More on the debt

House republicans are pros at the fine art of reciting cliches, but they seem to expect Americans to have a short-term memory about how we actually accrued all this debt in the first place. Here's a handy visual aid, courtesy of Ezra Klein:


Another fun fact: over 80% of our current national debt was brought on by the last three republican administrations (Reagan, H.W. Bush, W. Bush). And look carefully at the graph above: the Bush tax cuts are the single greatest addition to our national debt. But the real problem is that Bush not only cut taxes, but did so in a time of war. That means spending was skyrocketing, but revenues were plummeting.

Here's the hard truth: Al Gore was right. Back in the 2000 elections, Al Gore argued that tax cuts were not wise – that we needed to continue to pay down the debt as we had been doing under Clinton. Bush argued that the surpluses were a sign that the government had too much money, and it needed to be given back to taxpayers. That might sound tempting on the surface, until you realize that the debt is a tax on all Americans.

And now, republicans are refusing to raise the debt ceiling on a debt for which their policies are primarily responsible. Worse, they want massive cuts in government programs that are there to help the poor – medicare, medicaid, and social security. What they won't tell you is that medicare and medicaid have already had reforms that reduce costs, courtesy of the Healthcare Reform Act. Social security will be able to pay 100% of its benefits through 2027 without any changes at all. So why won't republicans compromise on a debt deal?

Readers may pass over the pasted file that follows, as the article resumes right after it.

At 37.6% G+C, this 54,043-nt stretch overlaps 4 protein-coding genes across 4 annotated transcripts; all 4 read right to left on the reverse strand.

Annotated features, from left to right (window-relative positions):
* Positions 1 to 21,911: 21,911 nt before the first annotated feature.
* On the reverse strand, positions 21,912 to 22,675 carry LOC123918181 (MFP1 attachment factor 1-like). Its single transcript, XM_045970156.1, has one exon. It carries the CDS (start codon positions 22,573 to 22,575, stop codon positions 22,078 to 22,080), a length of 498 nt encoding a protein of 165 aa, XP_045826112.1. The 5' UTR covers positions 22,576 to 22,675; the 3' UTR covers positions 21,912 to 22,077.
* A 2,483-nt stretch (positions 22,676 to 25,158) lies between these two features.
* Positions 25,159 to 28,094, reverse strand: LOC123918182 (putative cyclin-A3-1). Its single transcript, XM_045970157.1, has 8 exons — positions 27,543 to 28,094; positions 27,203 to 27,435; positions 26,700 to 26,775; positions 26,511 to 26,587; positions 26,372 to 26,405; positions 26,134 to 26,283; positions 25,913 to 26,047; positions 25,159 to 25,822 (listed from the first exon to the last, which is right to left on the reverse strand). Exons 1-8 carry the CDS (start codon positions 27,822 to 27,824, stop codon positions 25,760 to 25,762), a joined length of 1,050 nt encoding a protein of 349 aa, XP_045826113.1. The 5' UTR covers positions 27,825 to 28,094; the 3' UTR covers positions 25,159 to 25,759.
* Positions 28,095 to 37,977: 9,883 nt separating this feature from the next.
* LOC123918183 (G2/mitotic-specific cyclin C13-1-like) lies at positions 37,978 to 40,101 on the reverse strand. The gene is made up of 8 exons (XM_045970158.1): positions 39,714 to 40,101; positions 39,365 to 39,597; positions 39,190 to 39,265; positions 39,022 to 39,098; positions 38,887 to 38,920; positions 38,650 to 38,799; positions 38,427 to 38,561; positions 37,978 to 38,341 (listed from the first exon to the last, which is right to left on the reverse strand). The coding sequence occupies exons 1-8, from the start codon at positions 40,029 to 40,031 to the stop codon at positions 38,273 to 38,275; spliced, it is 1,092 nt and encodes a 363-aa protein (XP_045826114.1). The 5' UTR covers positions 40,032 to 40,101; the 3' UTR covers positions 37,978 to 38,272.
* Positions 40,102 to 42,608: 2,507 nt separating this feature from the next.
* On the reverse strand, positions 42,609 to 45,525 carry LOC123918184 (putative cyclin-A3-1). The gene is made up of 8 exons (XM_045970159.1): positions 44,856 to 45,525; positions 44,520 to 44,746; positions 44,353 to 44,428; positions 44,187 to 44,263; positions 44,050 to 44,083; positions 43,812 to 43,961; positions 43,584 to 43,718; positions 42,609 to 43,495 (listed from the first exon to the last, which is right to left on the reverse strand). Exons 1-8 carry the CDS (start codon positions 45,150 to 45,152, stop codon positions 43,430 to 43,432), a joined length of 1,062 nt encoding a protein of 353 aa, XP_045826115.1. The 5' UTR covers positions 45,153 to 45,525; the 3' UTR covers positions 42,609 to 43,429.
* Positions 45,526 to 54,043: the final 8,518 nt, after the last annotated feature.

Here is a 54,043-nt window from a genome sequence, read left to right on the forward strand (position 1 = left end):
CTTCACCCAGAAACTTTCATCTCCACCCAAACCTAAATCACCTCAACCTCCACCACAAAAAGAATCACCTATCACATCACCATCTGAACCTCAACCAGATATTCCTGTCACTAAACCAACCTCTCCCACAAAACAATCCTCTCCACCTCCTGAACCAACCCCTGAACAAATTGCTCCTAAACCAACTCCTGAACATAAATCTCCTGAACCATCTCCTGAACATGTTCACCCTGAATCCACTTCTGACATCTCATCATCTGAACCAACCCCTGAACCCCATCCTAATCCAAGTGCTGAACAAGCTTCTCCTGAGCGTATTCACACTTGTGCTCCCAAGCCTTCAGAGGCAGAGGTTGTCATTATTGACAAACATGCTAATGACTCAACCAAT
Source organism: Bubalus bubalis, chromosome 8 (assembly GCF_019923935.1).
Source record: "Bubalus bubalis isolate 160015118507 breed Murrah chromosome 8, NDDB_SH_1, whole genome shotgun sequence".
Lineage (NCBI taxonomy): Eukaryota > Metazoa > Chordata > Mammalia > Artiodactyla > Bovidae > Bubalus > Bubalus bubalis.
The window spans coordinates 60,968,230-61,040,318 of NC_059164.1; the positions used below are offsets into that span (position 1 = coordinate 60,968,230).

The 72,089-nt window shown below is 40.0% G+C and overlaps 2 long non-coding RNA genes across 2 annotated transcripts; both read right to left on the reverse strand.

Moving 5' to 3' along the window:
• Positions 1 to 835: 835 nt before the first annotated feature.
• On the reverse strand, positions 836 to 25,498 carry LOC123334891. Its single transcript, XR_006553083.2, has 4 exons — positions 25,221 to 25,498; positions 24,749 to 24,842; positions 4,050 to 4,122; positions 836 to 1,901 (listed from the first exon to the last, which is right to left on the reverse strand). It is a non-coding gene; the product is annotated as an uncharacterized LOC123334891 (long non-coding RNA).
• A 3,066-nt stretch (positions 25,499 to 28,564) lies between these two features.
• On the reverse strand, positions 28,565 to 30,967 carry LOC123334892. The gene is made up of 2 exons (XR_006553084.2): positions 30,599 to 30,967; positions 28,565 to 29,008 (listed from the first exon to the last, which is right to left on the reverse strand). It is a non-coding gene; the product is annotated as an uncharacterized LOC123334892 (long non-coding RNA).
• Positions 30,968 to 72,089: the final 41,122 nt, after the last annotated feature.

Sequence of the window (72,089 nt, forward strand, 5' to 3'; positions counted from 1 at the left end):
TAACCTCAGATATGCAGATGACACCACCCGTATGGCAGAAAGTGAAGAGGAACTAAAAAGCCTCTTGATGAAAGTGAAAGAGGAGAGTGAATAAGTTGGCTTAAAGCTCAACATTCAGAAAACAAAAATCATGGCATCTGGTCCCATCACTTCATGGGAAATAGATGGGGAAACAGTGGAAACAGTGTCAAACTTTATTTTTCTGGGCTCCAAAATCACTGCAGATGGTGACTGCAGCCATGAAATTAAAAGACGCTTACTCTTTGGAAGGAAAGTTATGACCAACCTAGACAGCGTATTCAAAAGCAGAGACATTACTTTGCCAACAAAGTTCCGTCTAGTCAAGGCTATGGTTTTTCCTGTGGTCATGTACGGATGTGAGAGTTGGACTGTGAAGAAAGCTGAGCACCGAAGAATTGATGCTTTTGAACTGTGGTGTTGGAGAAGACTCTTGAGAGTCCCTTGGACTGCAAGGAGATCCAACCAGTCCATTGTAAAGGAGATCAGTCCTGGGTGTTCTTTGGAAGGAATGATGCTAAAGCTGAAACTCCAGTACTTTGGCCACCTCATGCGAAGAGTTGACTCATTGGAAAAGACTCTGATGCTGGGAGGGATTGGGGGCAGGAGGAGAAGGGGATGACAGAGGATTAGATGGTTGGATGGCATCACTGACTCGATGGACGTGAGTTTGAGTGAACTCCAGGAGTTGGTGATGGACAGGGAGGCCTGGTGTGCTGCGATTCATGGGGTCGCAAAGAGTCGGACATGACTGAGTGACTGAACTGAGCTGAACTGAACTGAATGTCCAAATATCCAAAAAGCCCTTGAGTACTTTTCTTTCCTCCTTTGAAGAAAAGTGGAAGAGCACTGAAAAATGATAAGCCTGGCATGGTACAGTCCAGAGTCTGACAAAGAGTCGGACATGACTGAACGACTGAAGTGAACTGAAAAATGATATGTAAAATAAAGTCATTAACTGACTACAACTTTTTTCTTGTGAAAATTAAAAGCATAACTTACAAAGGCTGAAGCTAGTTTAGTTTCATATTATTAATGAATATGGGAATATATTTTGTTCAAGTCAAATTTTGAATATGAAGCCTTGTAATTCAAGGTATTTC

It all goes back to the centerpiece of republican policy: taxes are evil. Taxes are always too high. We're at the lowest tax levels in over 50 years, and they're still too high. Even a 3% increase on 2% of the population, they tell us, will be devastating to the economy. I remember Bush's election and presidency, which exemplified the irrational nature of conservatives' attitude toward taxes. In 2000, he argued that tax cuts were needed because we had a surplus. We didn't need to worry about the debt back then, apparently. Then, in 2003, when neck-deep in two wars and running record deficits, he argued that we needed more tax cuts – to "stimulate the economy". So if we're doing great, tax cuts. If we're struggling, tax cuts. Taxes are always too high, so cutting them is always the answer.

And now it's to the point where the people in office are such staunch ideologues that many of them want the country to default, to force massive cuts in spending. It might leave millions of people – the poor, elderly and sick, in particular – unable to pay their bills, but hey, as long as those in the top 2% don't have to pay 3% more taxes, it's all just collateral damage to these clowns.

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